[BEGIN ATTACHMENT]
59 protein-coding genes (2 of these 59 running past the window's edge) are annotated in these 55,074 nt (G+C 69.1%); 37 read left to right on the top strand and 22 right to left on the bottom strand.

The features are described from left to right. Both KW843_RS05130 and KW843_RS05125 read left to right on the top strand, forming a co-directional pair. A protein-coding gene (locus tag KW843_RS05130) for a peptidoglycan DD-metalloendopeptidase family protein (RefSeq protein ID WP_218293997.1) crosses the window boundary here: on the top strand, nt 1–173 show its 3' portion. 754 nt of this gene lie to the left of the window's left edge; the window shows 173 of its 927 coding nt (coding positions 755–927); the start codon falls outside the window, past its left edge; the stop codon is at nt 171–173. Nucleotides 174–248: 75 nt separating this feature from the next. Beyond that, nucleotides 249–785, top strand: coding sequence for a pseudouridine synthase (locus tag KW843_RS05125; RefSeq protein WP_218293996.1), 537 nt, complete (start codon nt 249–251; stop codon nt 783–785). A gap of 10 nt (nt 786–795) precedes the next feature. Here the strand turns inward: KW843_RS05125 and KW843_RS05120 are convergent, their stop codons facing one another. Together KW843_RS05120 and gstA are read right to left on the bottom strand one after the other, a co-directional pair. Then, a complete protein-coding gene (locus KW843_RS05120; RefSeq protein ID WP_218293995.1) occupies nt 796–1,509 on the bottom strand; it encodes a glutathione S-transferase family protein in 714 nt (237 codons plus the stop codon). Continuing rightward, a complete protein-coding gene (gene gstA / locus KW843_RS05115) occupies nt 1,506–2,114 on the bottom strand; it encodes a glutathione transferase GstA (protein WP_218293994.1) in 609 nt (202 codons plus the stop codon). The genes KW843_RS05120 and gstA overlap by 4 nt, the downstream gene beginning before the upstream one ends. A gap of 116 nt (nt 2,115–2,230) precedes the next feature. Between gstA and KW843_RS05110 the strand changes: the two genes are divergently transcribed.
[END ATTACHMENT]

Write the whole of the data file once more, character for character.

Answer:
59 protein-coding genes (2 of these 59 running past the window's edge) are annotated in these 55,074 nt (G+C 69.1%); 37 read left to right on the top strand and 22 right to left on the bottom strand.

The features are described from left to right. Both KW843_RS05130 and KW843_RS05125 read left to right on the top strand, forming a co-directional pair. A protein-coding gene (locus tag KW843_RS05130) for a peptidoglycan DD-metalloendopeptidase family protein (RefSeq protein ID WP_218293997.1) crosses the window boundary here: on the top strand, nt 1–173 show its 3' portion. 754 nt of this gene lie to the left of the window's left edge; the window shows 173 of its 927 coding nt (coding positions 755–927); the start codon falls outside the window, past its left edge; the stop codon is at nt 171–173. Nucleotides 174–248: 75 nt separating this feature from the next. Beyond that, nucleotides 249–785, top strand: coding sequence for a pseudouridine synthase (locus tag KW843_RS05125; RefSeq protein WP_218293996.1), 537 nt, complete (start codon nt 249–251; stop codon nt 783–785). A gap of 10 nt (nt 786–795) precedes the next feature. Here the strand turns inward: KW843_RS05125 and KW843_RS05120 are convergent, their stop codons facing one another. Together KW843_RS05120 and gstA are read right to left on the bottom strand one after the other, a co-directional pair. Then, a complete protein-coding gene (locus KW843_RS05120; RefSeq protein ID WP_218293995.1) occupies nt 796–1,509 on the bottom strand; it encodes a glutathione S-transferase family protein in 714 nt (237 codons plus the stop codon). Continuing rightward, a complete protein-coding gene (gene gstA / locus KW843_RS05115) occupies nt 1,506–2,114 on the bottom strand; it encodes a glutathione transferase GstA (protein WP_218293994.1) in 609 nt (202 codons plus the stop codon). The genes KW843_RS05120 and gstA overlap by 4 nt, the downstream gene beginning before the upstream one ends. A gap of 116 nt (nt 2,115–2,230) precedes the next feature. Between gstA and KW843_RS05110 the strand changes: the two genes are divergently transcribed.